The atomizing device can also include a closure member capable of closing off the atomizing aperture.
The device is particularly advantageous for the packaging and atomizing of a sample measure of a cosmetic product, particularly a perfume.
As should be apparent, the invention can provide a number of advantageous features and benefits. It is to be understood that, in practicing the invention, an embodiment can be constructed to include one or more features or benefits of embodiments disclosed herein, but not others. Accordingly, it is to be understood that the preferred embodiments discussed herein are provided as examples and are not to be construed as limiting, particularly since embodiments can be formed to practice the invention that do not include each of the features of the disclosed examples.
A better understanding of the invention will be gained from reading the following description in conjunction with the accompanying figures. The figures are offered purely as a guide and by way of example, and in no way limit the invention.
Referring now to the drawings, like reference numerals are utilized to designate identical or corresponding parts throughout the several views.
The device depicted in overview in the example of
According to the illustrated example, the reservoir 10 has as shaped of a drop of water, however it is to be understood that it can have any other shape permitting the deformation of at least one of its walls. It can for example be in the shape of a sphere.
The reservoir 10 is obtained, for example, by moulding, in particular by injection blow moulding from a single piece, of a thermoplastic material. The reservoir is, for example, formed from polyethylene, polypropylene, polyethylene terephthalate, polyethylene naphthalate, polyacrylonitrile, polyoxymethylene, polyvinyl chloride, or a mixture of these materials.
The wall of the reservoir 10 includes an area 11 having, for example, a rounded shape which is deformable when pressure is exerted on it. This wall preferably has shape memory so that it resumes its initial position when pressure is no longer exerted on it.
At the opposite side to this area 11, the reservoir 10 has a flat wall 12 in the illustrated example. This configuration of the reservoir makes it possible to easily identify the area on which the user should exert pressure so that operation of the device is easily recognizable. In addition, this configuration makes it possible to easily hold the device between two fingers. Furthermore, the flat wall 12 can also be advantageous for holding the device in a stable position when it is set down on a surface. The flat wall 12 can also easily be decorated or provided with other indicia if desired.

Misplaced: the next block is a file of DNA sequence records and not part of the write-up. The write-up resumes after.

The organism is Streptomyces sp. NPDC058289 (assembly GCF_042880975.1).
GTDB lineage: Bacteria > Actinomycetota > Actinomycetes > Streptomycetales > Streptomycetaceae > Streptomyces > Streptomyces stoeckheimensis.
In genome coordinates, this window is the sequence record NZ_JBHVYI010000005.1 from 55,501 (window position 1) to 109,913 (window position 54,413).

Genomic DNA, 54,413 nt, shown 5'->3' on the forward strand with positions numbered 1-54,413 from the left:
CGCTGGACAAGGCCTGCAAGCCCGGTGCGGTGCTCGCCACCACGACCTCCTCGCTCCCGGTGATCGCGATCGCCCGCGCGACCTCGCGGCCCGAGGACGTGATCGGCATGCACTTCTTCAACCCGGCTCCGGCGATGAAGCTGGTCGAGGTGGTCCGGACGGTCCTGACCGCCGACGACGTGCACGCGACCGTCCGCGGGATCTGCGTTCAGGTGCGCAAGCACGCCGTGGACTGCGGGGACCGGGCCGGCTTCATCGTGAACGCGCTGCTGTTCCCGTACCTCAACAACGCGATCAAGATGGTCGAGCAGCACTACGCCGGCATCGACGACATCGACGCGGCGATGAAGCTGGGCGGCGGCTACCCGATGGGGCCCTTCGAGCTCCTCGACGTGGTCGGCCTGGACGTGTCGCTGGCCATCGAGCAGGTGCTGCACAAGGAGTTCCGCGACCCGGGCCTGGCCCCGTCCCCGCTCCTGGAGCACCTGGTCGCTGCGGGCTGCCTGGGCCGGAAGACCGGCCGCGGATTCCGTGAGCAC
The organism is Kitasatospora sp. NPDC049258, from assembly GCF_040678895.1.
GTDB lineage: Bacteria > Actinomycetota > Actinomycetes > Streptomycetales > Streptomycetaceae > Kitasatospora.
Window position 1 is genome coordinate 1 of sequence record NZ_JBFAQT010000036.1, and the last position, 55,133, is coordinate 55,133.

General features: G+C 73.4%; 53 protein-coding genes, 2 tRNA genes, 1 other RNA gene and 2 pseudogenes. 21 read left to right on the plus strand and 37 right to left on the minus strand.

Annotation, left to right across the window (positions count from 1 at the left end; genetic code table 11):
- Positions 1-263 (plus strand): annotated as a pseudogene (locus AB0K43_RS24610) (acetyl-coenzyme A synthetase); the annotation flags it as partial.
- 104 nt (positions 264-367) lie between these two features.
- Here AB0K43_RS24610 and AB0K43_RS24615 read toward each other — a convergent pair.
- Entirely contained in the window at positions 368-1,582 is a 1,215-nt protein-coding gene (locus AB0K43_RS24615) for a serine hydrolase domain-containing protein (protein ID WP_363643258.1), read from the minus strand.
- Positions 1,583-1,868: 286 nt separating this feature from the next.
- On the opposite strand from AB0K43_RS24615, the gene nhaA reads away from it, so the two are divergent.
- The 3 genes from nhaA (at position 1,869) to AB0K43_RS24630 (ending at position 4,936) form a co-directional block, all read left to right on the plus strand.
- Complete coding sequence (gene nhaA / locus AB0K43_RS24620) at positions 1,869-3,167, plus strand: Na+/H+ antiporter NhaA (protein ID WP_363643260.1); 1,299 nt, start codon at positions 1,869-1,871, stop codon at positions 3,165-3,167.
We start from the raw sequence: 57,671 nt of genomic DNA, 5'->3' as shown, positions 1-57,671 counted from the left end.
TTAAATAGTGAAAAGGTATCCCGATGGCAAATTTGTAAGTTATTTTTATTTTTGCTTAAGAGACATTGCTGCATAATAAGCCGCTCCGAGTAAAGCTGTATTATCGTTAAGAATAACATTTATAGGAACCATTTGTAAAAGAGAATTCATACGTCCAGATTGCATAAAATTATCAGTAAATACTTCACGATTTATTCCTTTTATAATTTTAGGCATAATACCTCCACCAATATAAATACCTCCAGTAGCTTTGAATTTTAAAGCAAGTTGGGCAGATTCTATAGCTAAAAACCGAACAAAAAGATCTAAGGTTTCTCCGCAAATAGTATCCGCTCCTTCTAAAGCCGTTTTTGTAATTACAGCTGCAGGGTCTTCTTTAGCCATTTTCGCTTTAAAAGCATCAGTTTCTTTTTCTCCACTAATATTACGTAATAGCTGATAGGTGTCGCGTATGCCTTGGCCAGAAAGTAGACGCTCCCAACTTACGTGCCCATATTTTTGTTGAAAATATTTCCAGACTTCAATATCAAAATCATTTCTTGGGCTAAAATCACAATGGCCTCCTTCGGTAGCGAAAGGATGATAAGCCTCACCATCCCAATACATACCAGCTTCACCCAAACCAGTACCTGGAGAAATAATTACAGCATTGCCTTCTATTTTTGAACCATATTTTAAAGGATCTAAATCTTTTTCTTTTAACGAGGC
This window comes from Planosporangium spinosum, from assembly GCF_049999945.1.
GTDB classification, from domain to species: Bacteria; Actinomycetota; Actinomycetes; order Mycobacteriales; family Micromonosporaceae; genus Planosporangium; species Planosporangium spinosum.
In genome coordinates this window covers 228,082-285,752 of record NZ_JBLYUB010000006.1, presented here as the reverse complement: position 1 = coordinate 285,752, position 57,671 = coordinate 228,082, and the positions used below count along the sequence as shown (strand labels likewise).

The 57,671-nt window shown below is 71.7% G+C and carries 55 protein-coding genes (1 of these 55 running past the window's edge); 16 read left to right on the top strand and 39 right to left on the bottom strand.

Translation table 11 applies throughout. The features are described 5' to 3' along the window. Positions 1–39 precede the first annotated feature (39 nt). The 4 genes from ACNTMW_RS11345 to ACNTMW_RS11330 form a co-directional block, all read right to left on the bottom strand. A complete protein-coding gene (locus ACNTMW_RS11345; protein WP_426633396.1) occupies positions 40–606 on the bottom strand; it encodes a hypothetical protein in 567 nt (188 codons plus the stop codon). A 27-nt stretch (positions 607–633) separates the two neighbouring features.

The reservoir 10 ends with an open neck 13 in the illustrated example, visible in
The atomizing end piece 20 also includes a sealing skirt 25, for example cylindrical or a shape generated by revolution, with the sealing skirt being concentric with the attachment skirt 24. The sealing skirt 25 rests in a leak proof manner on the internal surface of the neck 13 of the container. The attachment skirt 24 and the sealing skirt 25 extend parallel to the longitudinal axis X of the dip tube.
A wall 26, transverse to the axis X, partially closes up the sealing skirt 25 in its upper part. The transverse wall 26 includes a passage 27 that opens out in a duct 28 with longitudinal axis Y, perpendicular to the axis X in the illustrated example. The duct 28 is closed at one of its ends 28 a, and open at the other of its ends 28 b in order to receive a nozzle 40 in which the atomizing aperture 21 is formed.
The dip tube 30 is press-fitted into the atomizing end piece 20. For example, the first end 30 a of the dip tube is press-fitted into the sealing skirt 25. The second end 30 b of the dip tube opens out substantially towards the bottom of the reservoir so as to be immersed in the product to be atomized when the atomizing device is in the top-upwards position.
An aperture 31 is formed in the lateral wall of the dip tube 30 to allow the air present in the reservoir 20 above the product to be used to provide an atomized spray, when the reservoir is compressed, with the air introduced into the dip tube at the same time as the product goes up into the tube, as depicted in
The position of the air passage 31 is chosen according to the shape of the reservoir and the initial amount of product, so that, before a first use of the device, the air passage 31 is out of the product, irrespective or regardless of the position of the reservoir.